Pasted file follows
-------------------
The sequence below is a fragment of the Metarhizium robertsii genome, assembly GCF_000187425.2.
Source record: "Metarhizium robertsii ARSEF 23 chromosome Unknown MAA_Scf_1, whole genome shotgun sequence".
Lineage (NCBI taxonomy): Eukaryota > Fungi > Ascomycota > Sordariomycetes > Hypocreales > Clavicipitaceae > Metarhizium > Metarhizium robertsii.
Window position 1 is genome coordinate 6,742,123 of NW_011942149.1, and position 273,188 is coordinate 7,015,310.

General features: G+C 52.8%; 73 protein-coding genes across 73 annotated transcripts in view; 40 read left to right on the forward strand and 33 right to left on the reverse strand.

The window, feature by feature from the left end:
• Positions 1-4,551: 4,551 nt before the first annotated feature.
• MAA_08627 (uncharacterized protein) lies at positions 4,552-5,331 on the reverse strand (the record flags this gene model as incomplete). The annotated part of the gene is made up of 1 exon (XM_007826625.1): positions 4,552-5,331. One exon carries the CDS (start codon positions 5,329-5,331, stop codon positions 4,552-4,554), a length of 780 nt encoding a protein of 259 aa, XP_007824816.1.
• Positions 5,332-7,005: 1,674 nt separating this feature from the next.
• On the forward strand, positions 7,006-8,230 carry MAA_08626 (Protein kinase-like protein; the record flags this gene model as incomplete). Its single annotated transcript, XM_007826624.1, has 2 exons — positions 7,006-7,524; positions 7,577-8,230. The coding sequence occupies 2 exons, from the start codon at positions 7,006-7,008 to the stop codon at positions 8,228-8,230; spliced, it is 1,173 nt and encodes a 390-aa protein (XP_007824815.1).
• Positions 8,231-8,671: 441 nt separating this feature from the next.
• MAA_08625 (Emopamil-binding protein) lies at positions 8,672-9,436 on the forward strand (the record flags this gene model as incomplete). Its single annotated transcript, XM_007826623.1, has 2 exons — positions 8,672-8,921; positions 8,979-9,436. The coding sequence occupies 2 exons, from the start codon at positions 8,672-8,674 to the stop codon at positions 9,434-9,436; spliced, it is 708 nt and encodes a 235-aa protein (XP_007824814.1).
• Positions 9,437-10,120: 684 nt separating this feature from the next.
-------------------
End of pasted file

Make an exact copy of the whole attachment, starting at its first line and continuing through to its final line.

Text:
The sequence below is a fragment of the Metarhizium robertsii genome, assembly GCF_000187425.2.
Source record: "Metarhizium robertsii ARSEF 23 chromosome Unknown MAA_Scf_1, whole genome shotgun sequence".
Lineage (NCBI taxonomy): Eukaryota > Fungi > Ascomycota > Sordariomycetes > Hypocreales > Clavicipitaceae > Metarhizium > Metarhizium robertsii.
Window position 1 is genome coordinate 6,742,123 of NW_011942149.1, and position 273,188 is coordinate 7,015,310.

General features: G+C 52.8%; 73 protein-coding genes across 73 annotated transcripts in view; 40 read left to right on the forward strand and 33 right to left on the reverse strand.

The window, feature by feature from the left end:
• Positions 1-4,551: 4,551 nt before the first annotated feature.
• MAA_08627 (uncharacterized protein) lies at positions 4,552-5,331 on the reverse strand (the record flags this gene model as incomplete). The annotated part of the gene is made up of 1 exon (XM_007826625.1): positions 4,552-5,331. One exon carries the CDS (start codon positions 5,329-5,331, stop codon positions 4,552-4,554), a length of 780 nt encoding a protein of 259 aa, XP_007824816.1.
• Positions 5,332-7,005: 1,674 nt separating this feature from the next.
• On the forward strand, positions 7,006-8,230 carry MAA_08626 (Protein kinase-like protein; the record flags this gene model as incomplete). Its single annotated transcript, XM_007826624.1, has 2 exons — positions 7,006-7,524; positions 7,577-8,230. The coding sequence occupies 2 exons, from the start codon at positions 7,006-7,008 to the stop codon at positions 8,228-8,230; spliced, it is 1,173 nt and encodes a 390-aa protein (XP_007824815.1).
• Positions 8,231-8,671: 441 nt separating this feature from the next.
• MAA_08625 (Emopamil-binding protein) lies at positions 8,672-9,436 on the forward strand (the record flags this gene model as incomplete). Its single annotated transcript, XM_007826623.1, has 2 exons — positions 8,672-8,921; positions 8,979-9,436. The coding sequence occupies 2 exons, from the start codon at positions 8,672-8,674 to the stop codon at positions 9,434-9,436; spliced, it is 708 nt and encodes a 235-aa protein (XP_007824814.1).
• Positions 9,437-10,120: 684 nt separating this feature from the next.